Why the Short-Lived Calvin and Hobbes Is Still One of the Most Beloved & Influential Comic Strips

If you know more than a few mil­len­ni­als, you prob­a­bly know some­one who reveres Calvin and Hobbes as a sacred work of art. That com­ic strip’s cul­tur­al impact is even more remark­able con­sid­er­ing that it ran in news­pa­pers for only a decade, from 1985 to 1995: bare­ly an exis­tence at all, by the stan­dards of the Amer­i­can fun­ny pages, where the likes of Garfield has been lazi­ly crack­ing wise for 45 years now. Yet these two exam­ples of the com­ic-strip form could hard­ly be more dif­fer­ent from each oth­er in not just their dura­tion, but also how they man­i­fest in the world. While Garfield has long been a mar­ket­ing jug­ger­naut, Calvin and Hobbes cre­ator Bill Wat­ter­son has famous­ly turned down all licens­ing inquiries.

That choice set him apart from the oth­er suc­cess­ful car­toon­ists of his time, not least Charles Schulz, whose work on Peanuts had inspired him to start draw­ing comics in the first place. Calvin and Hobbes may not have its own toys and lunch­box­es, but it does reflect a Schulz­ian degree of thought­ful­ness and per­son­al ded­i­ca­tion to the work. Like Schulz, Wat­ter­son eschewed del­e­ga­tion, cre­at­ing the strip entire­ly by him­self from begin­ning to end. Not only did he exe­cute every brush­stroke (not a metaphor, since he actu­al­ly used a brush for more pre­cise line con­trol), every theme dis­cussed and expe­ri­enced by the tit­u­lar six-year-old boy and his tiger best friend was root­ed in his own thoughts.

“One of the beau­ties of a com­ic strip is that peo­ple’s expec­ta­tions are nil,” Wat­ter­son said in an inter­view in the twen­ty-tens. “If you draw any­thing more sub­tle than a pie in the face, you’re con­sid­ered a philoso­pher.” How­ev­er mod­est the medi­um, he spent the whole run of Calvin and Hobbes try­ing to ele­vate it, ver­bal­ly but even more so visu­al­ly. Or per­haps the word is re-ele­vate, giv­en how his increas­ing­ly ambi­tious Sun­day-strip lay­outs evoked ear­ly-twen­ti­eth-cen­tu­ry news­pa­per fix­tures like Lit­tle Nemo and Krazy Kat, which sprawled lav­ish­ly across entire pages. Even if there could be no return­ing to the bygone gold­en age of the com­ic strip, he could at least draw inspi­ra­tion from its glo­ries.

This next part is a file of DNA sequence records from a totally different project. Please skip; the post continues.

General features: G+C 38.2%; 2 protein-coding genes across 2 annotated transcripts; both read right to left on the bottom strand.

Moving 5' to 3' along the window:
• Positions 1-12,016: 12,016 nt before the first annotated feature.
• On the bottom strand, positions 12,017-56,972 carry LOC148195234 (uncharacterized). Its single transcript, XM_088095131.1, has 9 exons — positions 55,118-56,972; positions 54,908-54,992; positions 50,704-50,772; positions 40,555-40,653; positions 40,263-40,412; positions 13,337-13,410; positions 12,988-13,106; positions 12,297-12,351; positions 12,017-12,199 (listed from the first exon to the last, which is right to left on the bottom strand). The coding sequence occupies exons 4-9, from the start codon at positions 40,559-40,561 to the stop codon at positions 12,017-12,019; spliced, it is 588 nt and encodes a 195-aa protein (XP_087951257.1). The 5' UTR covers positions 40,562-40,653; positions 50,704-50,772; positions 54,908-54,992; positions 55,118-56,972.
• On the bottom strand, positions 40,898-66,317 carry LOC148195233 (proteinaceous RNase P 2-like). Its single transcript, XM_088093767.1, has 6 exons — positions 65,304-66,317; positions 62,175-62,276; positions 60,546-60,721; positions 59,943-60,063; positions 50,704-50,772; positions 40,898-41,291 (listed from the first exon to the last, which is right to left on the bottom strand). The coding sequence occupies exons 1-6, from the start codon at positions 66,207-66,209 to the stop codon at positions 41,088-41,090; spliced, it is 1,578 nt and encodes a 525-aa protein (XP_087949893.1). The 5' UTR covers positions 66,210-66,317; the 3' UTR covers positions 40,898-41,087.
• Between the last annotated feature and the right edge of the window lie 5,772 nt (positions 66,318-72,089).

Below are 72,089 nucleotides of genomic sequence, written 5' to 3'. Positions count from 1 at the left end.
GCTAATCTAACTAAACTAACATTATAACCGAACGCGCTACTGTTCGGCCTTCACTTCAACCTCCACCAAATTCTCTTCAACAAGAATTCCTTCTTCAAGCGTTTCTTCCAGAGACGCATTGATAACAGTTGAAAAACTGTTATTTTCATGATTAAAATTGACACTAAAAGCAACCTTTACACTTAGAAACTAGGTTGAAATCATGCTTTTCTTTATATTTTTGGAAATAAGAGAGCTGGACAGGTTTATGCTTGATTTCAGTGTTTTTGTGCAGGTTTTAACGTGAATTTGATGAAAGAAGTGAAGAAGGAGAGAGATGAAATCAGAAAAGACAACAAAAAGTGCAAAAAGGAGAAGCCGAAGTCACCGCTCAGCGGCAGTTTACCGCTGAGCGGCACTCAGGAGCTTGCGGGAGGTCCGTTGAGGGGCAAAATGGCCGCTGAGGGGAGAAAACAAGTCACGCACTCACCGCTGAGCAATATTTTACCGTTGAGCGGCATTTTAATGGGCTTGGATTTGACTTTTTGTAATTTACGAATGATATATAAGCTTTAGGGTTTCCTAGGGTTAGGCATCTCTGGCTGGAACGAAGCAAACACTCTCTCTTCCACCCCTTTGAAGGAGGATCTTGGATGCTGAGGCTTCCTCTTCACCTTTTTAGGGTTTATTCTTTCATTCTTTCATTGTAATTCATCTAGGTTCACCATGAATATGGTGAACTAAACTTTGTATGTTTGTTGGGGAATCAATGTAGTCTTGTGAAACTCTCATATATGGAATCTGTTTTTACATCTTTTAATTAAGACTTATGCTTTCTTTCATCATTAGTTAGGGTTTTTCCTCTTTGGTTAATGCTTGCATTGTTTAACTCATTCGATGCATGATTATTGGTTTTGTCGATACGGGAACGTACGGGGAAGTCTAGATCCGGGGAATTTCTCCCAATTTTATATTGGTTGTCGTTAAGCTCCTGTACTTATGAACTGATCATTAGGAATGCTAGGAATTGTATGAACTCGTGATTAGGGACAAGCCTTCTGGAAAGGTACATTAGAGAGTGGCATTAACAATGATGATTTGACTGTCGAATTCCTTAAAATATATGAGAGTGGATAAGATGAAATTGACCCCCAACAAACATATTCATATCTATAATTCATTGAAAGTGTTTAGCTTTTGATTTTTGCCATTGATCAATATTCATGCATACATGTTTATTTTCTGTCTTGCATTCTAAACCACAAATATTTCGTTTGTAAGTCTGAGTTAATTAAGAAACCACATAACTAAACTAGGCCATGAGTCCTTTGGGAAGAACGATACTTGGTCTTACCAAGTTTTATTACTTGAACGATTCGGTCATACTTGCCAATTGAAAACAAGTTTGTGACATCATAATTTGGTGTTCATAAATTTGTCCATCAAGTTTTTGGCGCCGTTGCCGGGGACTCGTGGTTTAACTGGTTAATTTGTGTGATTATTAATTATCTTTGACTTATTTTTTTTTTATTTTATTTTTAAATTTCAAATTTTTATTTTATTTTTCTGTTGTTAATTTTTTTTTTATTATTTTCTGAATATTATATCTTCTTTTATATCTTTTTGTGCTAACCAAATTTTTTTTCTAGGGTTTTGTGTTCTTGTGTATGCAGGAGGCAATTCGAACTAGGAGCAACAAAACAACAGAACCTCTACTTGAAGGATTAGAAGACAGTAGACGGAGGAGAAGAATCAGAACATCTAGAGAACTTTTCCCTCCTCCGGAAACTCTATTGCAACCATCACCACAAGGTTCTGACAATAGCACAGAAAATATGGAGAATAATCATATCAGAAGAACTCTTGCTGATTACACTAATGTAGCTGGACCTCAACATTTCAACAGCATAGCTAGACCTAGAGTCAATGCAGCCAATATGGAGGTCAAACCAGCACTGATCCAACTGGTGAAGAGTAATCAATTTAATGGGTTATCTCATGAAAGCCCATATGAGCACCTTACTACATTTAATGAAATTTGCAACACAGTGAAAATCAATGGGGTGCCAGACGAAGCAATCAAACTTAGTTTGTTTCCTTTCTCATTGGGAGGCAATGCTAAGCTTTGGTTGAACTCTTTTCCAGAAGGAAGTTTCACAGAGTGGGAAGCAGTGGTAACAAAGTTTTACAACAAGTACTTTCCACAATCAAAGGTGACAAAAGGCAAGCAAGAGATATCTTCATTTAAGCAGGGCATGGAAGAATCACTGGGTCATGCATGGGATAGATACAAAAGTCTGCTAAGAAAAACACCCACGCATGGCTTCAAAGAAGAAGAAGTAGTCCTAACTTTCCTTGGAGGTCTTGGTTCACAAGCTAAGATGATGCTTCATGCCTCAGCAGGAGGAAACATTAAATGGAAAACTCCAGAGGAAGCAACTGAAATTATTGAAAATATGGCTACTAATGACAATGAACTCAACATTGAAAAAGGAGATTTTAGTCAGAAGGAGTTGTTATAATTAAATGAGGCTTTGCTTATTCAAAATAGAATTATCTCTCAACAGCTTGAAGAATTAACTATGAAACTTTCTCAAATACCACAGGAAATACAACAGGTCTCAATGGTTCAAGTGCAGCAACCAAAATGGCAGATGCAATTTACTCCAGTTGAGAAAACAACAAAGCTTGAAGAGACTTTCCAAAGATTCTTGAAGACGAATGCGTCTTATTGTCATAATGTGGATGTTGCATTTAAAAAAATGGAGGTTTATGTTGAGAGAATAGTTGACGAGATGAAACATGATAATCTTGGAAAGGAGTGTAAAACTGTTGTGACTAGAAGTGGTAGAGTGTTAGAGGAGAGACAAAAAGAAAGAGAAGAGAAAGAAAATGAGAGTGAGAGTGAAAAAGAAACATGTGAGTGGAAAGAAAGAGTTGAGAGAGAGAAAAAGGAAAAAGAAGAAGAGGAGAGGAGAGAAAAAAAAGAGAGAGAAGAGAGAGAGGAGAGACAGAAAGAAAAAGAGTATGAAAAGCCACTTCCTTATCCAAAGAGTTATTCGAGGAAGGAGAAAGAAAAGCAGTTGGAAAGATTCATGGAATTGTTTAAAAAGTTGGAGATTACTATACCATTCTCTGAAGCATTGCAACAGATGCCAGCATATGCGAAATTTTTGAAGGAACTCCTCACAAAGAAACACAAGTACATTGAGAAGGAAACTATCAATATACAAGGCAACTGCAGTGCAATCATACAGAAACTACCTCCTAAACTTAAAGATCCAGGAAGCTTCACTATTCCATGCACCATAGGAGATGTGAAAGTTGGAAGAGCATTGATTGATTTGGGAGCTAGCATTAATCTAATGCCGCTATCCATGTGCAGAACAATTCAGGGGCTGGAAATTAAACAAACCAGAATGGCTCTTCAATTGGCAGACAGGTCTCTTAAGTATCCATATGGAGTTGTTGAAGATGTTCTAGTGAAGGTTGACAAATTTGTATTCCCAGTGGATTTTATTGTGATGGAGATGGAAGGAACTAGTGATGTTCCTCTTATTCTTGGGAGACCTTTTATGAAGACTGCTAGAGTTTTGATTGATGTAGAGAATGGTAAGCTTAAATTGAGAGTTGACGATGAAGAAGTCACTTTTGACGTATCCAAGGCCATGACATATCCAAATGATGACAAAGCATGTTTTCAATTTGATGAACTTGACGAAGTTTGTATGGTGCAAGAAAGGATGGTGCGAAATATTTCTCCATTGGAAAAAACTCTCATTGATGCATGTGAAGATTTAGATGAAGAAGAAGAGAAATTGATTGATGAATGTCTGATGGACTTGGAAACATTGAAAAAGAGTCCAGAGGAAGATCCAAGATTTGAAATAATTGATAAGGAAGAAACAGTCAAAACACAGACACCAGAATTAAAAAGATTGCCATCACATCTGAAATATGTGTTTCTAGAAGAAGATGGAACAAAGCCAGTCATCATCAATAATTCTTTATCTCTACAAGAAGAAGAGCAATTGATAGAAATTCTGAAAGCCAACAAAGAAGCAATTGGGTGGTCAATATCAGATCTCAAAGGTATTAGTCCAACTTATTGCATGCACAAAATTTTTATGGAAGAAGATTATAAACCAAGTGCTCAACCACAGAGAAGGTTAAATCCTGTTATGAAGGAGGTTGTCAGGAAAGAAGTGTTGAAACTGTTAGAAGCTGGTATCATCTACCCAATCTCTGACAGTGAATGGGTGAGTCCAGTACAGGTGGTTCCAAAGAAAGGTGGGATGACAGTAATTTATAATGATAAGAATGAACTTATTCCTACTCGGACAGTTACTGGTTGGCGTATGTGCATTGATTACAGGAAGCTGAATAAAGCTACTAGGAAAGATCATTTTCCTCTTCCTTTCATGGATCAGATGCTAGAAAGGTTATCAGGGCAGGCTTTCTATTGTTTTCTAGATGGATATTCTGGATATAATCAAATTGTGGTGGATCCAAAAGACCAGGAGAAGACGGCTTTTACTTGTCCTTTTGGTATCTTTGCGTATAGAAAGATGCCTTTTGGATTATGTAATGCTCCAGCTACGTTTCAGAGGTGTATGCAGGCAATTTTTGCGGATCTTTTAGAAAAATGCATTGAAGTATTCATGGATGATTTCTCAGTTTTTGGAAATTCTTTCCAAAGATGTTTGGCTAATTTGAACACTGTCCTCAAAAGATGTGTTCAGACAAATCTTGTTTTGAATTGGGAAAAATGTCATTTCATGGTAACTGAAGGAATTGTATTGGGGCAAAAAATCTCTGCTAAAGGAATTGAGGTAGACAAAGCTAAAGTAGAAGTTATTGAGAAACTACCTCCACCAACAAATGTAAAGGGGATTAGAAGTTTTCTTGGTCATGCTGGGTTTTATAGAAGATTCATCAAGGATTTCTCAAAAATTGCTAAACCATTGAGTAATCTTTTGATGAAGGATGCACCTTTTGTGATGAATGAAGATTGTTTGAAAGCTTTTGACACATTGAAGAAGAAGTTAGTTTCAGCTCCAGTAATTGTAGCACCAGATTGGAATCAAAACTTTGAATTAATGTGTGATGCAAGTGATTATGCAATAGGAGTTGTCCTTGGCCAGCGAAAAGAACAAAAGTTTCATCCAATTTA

Iron­i­cal­ly, from the per­spec­tive of the twen­ty-twen­ties, Wat­ter­son­’s work looks like an arti­fact of a bygone gold­en age itself. In the eight­ies and nineties, when even small-town news­pa­pers could still com­mand a robust read­er­ship, the comics sec­tion had a cer­tain cul­tur­al weight; Wat­ter­son has spo­ken of the car­toon­ist’s prac­ti­cal­ly unmatched abil­i­ty to influ­ence the thoughts of read­ers on a dai­ly basis. In my case, the influ­ence ran espe­cial­ly deep, since I became a Calvin and Hobbes-lov­ing mil­len­ni­al avant la let­tre while first learn­ing to read through the Sun­day fun­nies. It took no time at all to mas­ter Garfield, but when I start­ed get­ting Calvin and Hobbes, I knew I was mak­ing progress; even when I did­n’t under­stand the words, I could still mar­vel at the sheer exu­ber­ance and detail of the art.

Calvin and Hobbes also attract­ed enthu­si­asts of oth­er gen­er­a­tions, not least among oth­er car­toon­ists. Joel Allen Schroed­er’s doc­u­men­tary Dear Mr. Wat­ter­son fea­tures more than a few of them express­ing their admi­ra­tion for how he raised the bar, as well as for how his work con­tin­ues to enrap­ture young read­ers. Its time­less­ness owes in part to its lack of top­i­cal ref­er­ences (in con­trast to, say, Doones­bury, which I remem­ber always being the most for­mi­da­ble chal­lenge in my days of incom­plete lit­er­a­cy), but also to its under­stand­ing of child­hood itself. Like Stephen King, a cre­ator with whom he oth­er­wise has lit­tle in com­mon, Wat­ter­son remem­bers the exot­ic, often bizarre tex­tures real­i­ty can take on for the very young.

He also remem­bers that child­hood is not, as J. M. Coet­zee once put it, “a time of inno­cent joy, to be spent in the mead­ows amid but­ter­cups and bun­ny-rab­bits or at the hearth­side absorbed in a sto­ry­book,” but in large part “a time of grit­ting the teeth and endur­ing.” Being six years old has its plea­sures, to be sure, but it also comes with strong dos­es of tedi­um, pow­er­less­ness, and futil­i­ty, which we tend not to acknowl­edge as adults. Calvin and Hobbes showed me, as it’s shown so many young read­ers, that there’s a way out: not through stu­dious­ness, not through polite­ness, and cer­tain­ly not through fol­low­ing the rules, but through the pow­er of the imag­i­na­tion to re-enchant dai­ly life. If it gets you sent to your room once in a while, that’s a small price to pay.